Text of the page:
All in a day.

The day started well with news that a breakthrough in Brexit negotiations had been reached. Stocks recovered after nearly falling 1% at one point. All that mirth was to no avail as stocks fell, after recovering, because of mounting concerns over the pace of global economic growth. Investors are worried that global growth may have peaked at a time when the three major central banks are either tightening or simply not purchasing bonds and liquidity is tightening.

Oil rallied and that’s probably the day’s talking point. After 12 straight days of losses, oil steadied and broke the $57 a barrel level. Gas surged as forecasters are predicting an unseasonably cold weather pattern is likely to threaten the North East of America. For HY, the stall in the fall was heartening.

However, BBB rated securities credit fall has been problematic and possibly the worst year since 2008 when some 15% of the BBB universe were energy stocks.  Energy has fallen but also rising yields have led to a healthy slide in price. Energy also accounts for 15% of the high yield universe and the fall in oil prices have seen spreads surge higher.

The surge in spreads for junk is unlikely to slow anytime soon. For the same reasons why the spreads tightened, they will cause spreads to widen. As investors withdraw from junk ETFs, bonds must be sold and that selling will force spreads higher and yield higher resulting in falling prices. And every time someone sells only exacerbates the problem. Some $1.2 bio has been withdrawn from the sector recently.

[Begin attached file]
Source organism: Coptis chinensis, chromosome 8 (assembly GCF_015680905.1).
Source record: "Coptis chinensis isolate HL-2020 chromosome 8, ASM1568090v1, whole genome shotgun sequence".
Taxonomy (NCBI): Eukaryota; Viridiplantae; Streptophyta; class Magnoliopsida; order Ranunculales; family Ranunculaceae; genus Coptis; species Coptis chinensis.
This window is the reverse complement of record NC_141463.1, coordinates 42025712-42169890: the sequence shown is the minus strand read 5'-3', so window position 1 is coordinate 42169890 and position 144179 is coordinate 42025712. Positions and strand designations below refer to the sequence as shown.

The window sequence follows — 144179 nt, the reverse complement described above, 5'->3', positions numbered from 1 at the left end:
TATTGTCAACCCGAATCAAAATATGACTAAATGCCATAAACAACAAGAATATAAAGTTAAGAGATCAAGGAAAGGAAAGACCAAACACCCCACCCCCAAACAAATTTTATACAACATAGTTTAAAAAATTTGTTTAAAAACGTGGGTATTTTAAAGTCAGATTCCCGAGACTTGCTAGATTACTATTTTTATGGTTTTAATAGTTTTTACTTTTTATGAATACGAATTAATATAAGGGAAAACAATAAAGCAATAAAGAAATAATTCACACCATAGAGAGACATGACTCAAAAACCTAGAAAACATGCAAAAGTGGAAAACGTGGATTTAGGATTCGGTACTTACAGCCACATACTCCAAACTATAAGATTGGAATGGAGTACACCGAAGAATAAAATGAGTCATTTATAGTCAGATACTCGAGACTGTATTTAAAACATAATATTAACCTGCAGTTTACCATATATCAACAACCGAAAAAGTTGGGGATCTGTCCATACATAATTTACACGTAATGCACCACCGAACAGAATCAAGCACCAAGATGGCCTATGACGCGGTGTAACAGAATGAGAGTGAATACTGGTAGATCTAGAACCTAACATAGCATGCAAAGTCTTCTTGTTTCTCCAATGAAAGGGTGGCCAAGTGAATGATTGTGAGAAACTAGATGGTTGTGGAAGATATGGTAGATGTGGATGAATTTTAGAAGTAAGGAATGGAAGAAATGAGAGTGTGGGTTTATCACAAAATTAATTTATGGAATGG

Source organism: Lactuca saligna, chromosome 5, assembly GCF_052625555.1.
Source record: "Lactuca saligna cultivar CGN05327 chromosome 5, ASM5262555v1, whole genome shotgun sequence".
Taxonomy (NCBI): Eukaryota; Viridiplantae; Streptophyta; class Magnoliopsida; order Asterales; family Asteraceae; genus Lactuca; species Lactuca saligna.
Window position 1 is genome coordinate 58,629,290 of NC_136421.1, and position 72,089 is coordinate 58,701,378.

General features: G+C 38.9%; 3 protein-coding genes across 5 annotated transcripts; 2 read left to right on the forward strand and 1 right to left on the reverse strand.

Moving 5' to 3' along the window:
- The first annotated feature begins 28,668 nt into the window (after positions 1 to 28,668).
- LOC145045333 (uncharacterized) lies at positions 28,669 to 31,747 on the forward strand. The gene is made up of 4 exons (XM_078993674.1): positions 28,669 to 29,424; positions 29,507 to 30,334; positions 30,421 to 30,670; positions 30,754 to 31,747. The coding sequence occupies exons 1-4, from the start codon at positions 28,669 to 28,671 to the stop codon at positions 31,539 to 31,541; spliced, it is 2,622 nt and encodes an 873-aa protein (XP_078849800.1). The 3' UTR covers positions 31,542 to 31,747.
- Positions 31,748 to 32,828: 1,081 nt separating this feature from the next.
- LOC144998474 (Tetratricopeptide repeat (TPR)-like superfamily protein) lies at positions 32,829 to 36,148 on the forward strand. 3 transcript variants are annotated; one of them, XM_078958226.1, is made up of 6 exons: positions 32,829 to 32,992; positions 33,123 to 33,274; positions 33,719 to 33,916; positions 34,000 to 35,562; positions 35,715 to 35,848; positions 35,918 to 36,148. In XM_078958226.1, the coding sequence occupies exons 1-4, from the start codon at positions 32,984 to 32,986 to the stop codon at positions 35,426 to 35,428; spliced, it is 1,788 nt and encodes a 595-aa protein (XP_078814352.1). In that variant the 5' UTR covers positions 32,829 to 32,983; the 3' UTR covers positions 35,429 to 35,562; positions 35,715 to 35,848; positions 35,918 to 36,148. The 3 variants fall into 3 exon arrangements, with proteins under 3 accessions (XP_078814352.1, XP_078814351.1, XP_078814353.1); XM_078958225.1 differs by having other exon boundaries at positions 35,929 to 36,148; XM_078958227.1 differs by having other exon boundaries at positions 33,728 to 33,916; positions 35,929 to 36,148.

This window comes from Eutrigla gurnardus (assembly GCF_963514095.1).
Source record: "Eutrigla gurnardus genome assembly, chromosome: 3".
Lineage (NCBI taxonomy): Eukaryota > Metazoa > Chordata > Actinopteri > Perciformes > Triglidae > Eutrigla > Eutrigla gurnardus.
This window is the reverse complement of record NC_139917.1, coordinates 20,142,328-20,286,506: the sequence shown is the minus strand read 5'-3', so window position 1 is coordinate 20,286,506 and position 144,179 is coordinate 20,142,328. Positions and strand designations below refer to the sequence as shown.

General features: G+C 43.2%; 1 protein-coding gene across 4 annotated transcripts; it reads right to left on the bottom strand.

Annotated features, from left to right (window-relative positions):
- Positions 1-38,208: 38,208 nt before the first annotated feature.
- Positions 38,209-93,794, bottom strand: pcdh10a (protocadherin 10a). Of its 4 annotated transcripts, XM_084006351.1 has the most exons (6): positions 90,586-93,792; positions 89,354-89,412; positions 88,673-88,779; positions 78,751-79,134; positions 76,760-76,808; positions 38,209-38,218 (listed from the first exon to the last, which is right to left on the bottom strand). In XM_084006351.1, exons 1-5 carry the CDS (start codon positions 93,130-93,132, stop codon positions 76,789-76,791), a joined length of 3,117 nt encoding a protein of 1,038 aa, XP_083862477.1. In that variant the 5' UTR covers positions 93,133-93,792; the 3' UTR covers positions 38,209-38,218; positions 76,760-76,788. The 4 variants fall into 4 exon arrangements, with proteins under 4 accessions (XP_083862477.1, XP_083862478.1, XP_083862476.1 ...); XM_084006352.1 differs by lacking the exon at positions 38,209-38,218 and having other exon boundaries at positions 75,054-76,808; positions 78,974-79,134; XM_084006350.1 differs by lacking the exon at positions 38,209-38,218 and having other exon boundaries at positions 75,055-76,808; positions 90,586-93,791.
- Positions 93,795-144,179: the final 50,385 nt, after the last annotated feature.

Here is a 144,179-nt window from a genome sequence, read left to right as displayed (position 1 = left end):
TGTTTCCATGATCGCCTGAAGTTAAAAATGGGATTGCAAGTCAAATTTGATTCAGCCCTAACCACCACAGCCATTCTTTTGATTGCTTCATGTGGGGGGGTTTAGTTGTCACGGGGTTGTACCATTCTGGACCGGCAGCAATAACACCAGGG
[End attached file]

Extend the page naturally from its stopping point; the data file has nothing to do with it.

On the day, stocks are once again weathering a storm. Tech stocks continue to weigh on stocks with Apple leading the decline. Concerns are mounting again over whether Powell will tighten. And with the CPI jumping 0.3% in October up from September’s 0.1% read, pressure is building.

To be fair most of the rise was in gasoline and with the fall in oil prices this rise may be erased over the coming weeks. It is worth noting that underlying inflation remains steady. If the Fed sees a slowdown,  it may back away from tightening until it sees economic conditions improve.

Trump’s nightmare on trade looks likely as key Democrats are demanding changes to legislation relating to NAFTA. The Democrats want enforcement not changes if Trump’s NAFTA deal is to be approved. Concerns are being raised over both labour and environmental issues. On trade, Europe appears to have drawn a line in the sand and autos appear to be the beneficiary. The issues surrounding trade are unlikely to change dramatically anytime soon.

Market Recap.

Equities: The S&P fell 0.66% and the Dow fell 0.81%. The Vix closed at 21.07 while the Stoxx fell 0.6%.

Currencies: The Bloomberg Dollar Index was flat, the euro rose 0.1%, and the yen was steady rising 0.1%.

Bonds: The ten-year closed around at 3.12%. The 2-year closed at 2.862% and the 30-year closed at 3.362%. The ten-year bund closed at 0.397% and the OAT closed at 0.7822%. The U.S. curve closed on the day with the following closes 2/10 at 25.8 bp, 2/30 at 49.8 bp and the 10/30 closed at 24 bp. The U.S. 5-year closed at 2.953%.

Commodities: WTI rose 1.8%, natural gas was up 16% and gold rose 0.6%.

Bitcoin is trading around $5438.

Aussie Market Today.

The trend continues for equities and today should be a risk off day as equities continue to stall in the U.S. and elsewhere. Global growth appears to be the main concern and as Australia is a commodity nation, concerns are mounting.

Bonds should be better bid on the day, as that was the tone from offshore.

The Aussie dollar continues to hold despite a strong dollar and commodities stalling. With an outlook that is biased towards slowing, the Aussie looks vulnerable to a fall.